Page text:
“Belay that last!” Duncan ordered, with her attention still focused on her patient. “We don’t have time to wait for an ambulance!” Ignoring the senior officer’s sudden disapproving frown, she then turned her eyes to the enlisted man who was crouching next to him. “You his driver?” She indicated the captain with a sideways motion of her head.
“Good. Bring his car up to the front door; we need immediate transport!”
The captain scowled at her, but she didn’t care. “You—” She turned to a young ensign who stood next to her, and with hands that were already drenched in gore she fished out her cellular telephone from the small holster on her belt. Bright streaks and ugly blotches of stark red smeared against the white material. “Call the base and tell them to fire up an OR, we’ve got a critically wounded man on the way!”
“Yes ma’am!” Immediately, he flipped it open and dialed rapidly.
The captain’s scowl deepened. He didn’t like the way this mere woman—this youngster who didn’t look a day over twenty-seven—was taking control of the situation. After all, he was the captain here; it was his job, his privilege. He hadn’t spent all these years in the Navy to have his command seized from him by some female officer who looked like a mere kid. Nor did he want blood all over his seats. After all, he had meetings to attend once this was all over and done with. “Now wait just a damn minute,” he said. His hand clamped around the petty officer’s arm as the enlisted man prepared to dash off. “Hang on there.” He turned on Duncan. “Who the hell are you to—”
“Gabriella Duncan,” she replied, her cold eyes matching the captain’s. “Doctor Gabriella Duncan.” She turned back on the driver. “Are you still here? Get that car, sailor! Now!”
“Belay that order!” the captain shouted. Addressing Duncan once more, he said, “I don’t know who the hell you think you are, commander,” he added emphatically, reminding her of his superior rank, “commandeering my car and taking charge of my personnel... The admiral is definitely going to hear about this!”
She narrowed her eyes dangerously. “Five-five-five, twenty-three twenty-seven,” she said, her east Texas accent rising with her ire. “That’s his home number. He should be settlin’ down to breakfast right about now; I’m sure he’ll appreciate hearin’ from you.”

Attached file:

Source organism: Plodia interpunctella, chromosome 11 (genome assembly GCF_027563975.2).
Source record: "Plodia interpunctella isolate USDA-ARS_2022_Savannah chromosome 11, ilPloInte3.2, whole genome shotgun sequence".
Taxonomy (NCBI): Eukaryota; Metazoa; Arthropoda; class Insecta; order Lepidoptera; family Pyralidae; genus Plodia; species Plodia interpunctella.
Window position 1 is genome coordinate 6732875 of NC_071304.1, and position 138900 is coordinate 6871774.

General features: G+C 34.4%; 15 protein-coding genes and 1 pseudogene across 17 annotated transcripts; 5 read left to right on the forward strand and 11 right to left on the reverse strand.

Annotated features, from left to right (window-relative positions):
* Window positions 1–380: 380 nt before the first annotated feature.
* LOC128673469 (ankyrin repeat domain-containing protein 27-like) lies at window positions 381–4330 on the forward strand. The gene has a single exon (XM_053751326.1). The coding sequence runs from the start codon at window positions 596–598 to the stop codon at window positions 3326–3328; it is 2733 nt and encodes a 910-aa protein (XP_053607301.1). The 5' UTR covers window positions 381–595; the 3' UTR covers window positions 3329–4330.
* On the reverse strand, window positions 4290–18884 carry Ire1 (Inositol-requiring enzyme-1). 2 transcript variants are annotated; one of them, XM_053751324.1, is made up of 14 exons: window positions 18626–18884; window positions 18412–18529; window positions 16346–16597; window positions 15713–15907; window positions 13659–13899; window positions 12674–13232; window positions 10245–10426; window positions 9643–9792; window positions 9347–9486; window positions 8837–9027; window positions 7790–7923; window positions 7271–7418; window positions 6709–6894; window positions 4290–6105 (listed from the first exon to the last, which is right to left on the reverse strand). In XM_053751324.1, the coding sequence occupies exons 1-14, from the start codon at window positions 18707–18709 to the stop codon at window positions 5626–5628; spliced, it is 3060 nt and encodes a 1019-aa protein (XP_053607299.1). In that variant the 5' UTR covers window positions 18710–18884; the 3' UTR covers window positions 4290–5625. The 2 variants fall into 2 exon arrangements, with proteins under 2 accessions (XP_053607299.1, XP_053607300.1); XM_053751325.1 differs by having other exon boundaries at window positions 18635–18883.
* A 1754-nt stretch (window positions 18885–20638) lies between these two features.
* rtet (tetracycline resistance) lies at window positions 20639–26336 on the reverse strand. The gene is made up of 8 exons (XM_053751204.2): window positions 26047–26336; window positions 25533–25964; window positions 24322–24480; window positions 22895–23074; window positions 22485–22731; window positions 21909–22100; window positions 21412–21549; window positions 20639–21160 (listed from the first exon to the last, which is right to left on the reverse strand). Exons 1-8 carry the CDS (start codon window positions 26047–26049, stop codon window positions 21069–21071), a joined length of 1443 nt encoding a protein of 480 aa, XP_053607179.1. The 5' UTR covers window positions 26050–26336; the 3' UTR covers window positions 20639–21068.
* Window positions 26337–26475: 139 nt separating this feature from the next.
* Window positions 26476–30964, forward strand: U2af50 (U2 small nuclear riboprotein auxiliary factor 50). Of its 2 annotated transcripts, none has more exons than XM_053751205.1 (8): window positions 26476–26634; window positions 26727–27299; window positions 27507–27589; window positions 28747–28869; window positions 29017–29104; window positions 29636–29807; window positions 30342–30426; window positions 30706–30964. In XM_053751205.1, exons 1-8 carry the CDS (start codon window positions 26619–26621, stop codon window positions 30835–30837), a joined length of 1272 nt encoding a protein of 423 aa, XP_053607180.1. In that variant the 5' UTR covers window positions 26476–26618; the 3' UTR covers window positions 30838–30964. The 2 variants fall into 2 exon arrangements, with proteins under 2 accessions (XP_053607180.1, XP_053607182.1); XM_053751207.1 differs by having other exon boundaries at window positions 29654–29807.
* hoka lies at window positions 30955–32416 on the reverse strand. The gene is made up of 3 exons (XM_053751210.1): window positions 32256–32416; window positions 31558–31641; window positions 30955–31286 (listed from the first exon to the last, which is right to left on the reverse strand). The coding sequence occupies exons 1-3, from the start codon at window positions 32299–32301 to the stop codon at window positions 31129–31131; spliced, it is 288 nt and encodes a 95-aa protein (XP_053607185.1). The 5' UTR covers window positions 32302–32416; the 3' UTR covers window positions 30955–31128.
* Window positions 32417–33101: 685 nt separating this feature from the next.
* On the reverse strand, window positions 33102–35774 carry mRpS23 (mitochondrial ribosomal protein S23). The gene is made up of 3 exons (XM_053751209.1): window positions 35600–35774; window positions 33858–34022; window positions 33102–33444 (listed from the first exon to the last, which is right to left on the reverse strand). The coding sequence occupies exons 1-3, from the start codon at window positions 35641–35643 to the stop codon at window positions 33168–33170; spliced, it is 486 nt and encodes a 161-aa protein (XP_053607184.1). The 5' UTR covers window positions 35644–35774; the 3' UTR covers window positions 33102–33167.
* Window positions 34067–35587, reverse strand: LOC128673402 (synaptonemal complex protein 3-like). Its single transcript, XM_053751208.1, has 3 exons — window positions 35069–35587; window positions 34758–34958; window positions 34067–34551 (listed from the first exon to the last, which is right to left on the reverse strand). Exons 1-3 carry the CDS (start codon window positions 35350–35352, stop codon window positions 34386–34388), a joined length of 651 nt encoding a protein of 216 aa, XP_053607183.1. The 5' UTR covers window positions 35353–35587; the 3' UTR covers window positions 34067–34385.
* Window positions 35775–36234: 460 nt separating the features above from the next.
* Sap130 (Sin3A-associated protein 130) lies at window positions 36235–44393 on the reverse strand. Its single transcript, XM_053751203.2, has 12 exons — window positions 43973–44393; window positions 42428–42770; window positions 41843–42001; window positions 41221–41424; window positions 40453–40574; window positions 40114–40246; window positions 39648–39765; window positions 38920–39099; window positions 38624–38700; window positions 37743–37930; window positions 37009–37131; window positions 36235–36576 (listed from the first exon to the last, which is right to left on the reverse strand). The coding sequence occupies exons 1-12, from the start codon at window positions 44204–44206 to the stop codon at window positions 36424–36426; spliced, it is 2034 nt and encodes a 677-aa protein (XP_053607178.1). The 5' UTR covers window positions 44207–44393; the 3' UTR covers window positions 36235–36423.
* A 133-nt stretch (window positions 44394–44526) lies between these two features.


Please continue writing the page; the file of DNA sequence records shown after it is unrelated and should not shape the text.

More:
The captain glared angrily at her, but he did shut up. How did she have access to the admiral’s home phone? Who the hell was she?
“All due respect, captain, but this is a medical emergency,” she said. “So y’all can either lend a hand, or get the FUCK outta my way!!” She turned back to the surrounding sailors and marines. “Where’s that fuckin’ car?!” she roared.
“On the way, ma’am!” a marine corporal replied. Even as he spoke, there was the screeching of tires right outside the door.
“All right, Marines!” she said. “Let’s move ‘im out!” Keeping direct pressure on his wound, she looked into the eyes of the wounded sergeant as his brothers carefully lifted him and carried him toward the door. “You just hang in there, Gunny,” she said, her voice pleading softly yet her green eyes determined. “You hear me? That’s a goddamn order. You hang in there!”
With her blonde hair tied back in a sensible French braid, and dressed in loose-fitting surgical blues and a white smock that bore her name tag, rank and medical insignia, and with a stethoscope draped around her neck and a clipboard full of medical records under one arm, Dr. Gabriella Duncan stepped out of the elevator and into the crowded hospital corridor to a round of enthusiastic applause. Visibly taken aback, she froze for a moment, and then smiled shyly as the crimson color rose in her face. News of the shooting and the emergency care and surgery she had provided for the fallen Marine had traveled quickly, and so had the good news that the man was out of danger.
“All right, people,” she said modestly as she proceeded toward one of the private rooms. “This is a hospital, not a football stadium. Let’s settle down now.”
“Hey, Doc!” a nearby voice called out. “When are you gonna transfer out of that wimpy Navy and join the Corps? Word has it you’re a natural-born Marine!” A number of other voices responded with a resounding “Oo-rah!” of agreement.
With a finger to her lips, she motioned for silence. “I’ll transfer to the Corps just as soon as all you crazy Devil Dogs realize you’re not bullet-proof,” Gabriella replied with a soft voice and a charming summer smile that warmed both the heart and the soul. She pushed open the door with her shoulder and stepped into the quiet private room. She was loathe to awaken her patient, but she did need to check on him.